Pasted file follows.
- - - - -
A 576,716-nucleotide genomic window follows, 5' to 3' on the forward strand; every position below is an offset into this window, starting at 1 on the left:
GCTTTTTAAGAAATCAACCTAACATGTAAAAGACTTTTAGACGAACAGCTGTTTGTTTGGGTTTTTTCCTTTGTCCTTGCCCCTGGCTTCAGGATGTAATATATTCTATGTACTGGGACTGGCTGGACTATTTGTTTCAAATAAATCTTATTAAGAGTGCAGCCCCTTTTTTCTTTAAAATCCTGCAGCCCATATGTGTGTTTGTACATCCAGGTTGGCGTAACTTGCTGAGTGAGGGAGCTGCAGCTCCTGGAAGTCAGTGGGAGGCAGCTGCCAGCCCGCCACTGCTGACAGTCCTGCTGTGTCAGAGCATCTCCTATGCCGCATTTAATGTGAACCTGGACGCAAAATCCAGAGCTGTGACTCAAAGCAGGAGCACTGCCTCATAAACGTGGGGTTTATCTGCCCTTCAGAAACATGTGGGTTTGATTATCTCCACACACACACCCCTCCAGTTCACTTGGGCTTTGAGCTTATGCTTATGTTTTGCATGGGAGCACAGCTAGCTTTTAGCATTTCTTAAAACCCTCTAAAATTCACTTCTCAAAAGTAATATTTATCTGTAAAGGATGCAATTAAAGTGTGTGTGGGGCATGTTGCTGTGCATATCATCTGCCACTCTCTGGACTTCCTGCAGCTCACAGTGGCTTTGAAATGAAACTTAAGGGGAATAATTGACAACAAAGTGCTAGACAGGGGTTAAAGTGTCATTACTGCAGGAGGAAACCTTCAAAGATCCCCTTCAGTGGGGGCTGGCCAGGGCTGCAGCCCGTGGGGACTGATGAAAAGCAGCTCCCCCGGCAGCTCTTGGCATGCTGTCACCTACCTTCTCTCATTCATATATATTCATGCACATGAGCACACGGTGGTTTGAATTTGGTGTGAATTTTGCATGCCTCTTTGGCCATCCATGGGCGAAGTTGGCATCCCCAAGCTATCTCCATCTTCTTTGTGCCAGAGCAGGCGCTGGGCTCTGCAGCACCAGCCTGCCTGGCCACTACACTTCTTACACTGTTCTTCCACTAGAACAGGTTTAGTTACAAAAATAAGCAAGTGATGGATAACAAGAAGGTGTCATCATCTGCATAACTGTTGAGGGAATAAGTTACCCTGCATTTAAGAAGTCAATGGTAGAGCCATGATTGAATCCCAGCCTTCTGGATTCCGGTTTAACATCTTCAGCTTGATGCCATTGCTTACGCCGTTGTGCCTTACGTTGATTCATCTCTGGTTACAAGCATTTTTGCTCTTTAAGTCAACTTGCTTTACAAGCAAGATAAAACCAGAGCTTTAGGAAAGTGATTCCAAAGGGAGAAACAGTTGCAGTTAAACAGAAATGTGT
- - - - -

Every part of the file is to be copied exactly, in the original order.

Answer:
A 576,716-nucleotide genomic window follows, 5' to 3' on the forward strand; every position below is an offset into this window, starting at 1 on the left:
GCTTTTTAAGAAATCAACCTAACATGTAAAAGACTTTTAGACGAACAGCTGTTTGTTTGGGTTTTTTCCTTTGTCCTTGCCCCTGGCTTCAGGATGTAATATATTCTATGTACTGGGACTGGCTGGACTATTTGTTTCAAATAAATCTTATTAAGAGTGCAGCCCCTTTTTTCTTTAAAATCCTGCAGCCCATATGTGTGTTTGTACATCCAGGTTGGCGTAACTTGCTGAGTGAGGGAGCTGCAGCTCCTGGAAGTCAGTGGGAGGCAGCTGCCAGCCCGCCACTGCTGACAGTCCTGCTGTGTCAGAGCATCTCCTATGCCGCATTTAATGTGAACCTGGACGCAAAATCCAGAGCTGTGACTCAAAGCAGGAGCACTGCCTCATAAACGTGGGGTTTATCTGCCCTTCAGAAACATGTGGGTTTGATTATCTCCACACACACACCCCTCCAGTTCACTTGGGCTTTGAGCTTATGCTTATGTTTTGCATGGGAGCACAGCTAGCTTTTAGCATTTCTTAAAACCCTCTAAAATTCACTTCTCAAAAGTAATATTTATCTGTAAAGGATGCAATTAAAGTGTGTGTGGGGCATGTTGCTGTGCATATCATCTGCCACTCTCTGGACTTCCTGCAGCTCACAGTGGCTTTGAAATGAAACTTAAGGGGAATAATTGACAACAAAGTGCTAGACAGGGGTTAAAGTGTCATTACTGCAGGAGGAAACCTTCAAAGATCCCCTTCAGTGGGGGCTGGCCAGGGCTGCAGCCCGTGGGGACTGATGAAAAGCAGCTCCCCCGGCAGCTCTTGGCATGCTGTCACCTACCTTCTCTCATTCATATATATTCATGCACATGAGCACACGGTGGTTTGAATTTGGTGTGAATTTTGCATGCCTCTTTGGCCATCCATGGGCGAAGTTGGCATCCCCAAGCTATCTCCATCTTCTTTGTGCCAGAGCAGGCGCTGGGCTCTGCAGCACCAGCCTGCCTGGCCACTACACTTCTTACACTGTTCTTCCACTAGAACAGGTTTAGTTACAAAAATAAGCAAGTGATGGATAACAAGAAGGTGTCATCATCTGCATAACTGTTGAGGGAATAAGTTACCCTGCATTTAAGAAGTCAATGGTAGAGCCATGATTGAATCCCAGCCTTCTGGATTCCGGTTTAACATCTTCAGCTTGATGCCATTGCTTACGCCGTTGTGCCTTACGTTGATTCATCTCTGGTTACAAGCATTTTTGCTCTTTAAGTCAACTTGCTTTACAAGCAAGATAAAACCAGAGCTTTAGGAAAGTGATTCCAAAGGGAGAAACAGTTGCAGTTAAACAGAAATGTGT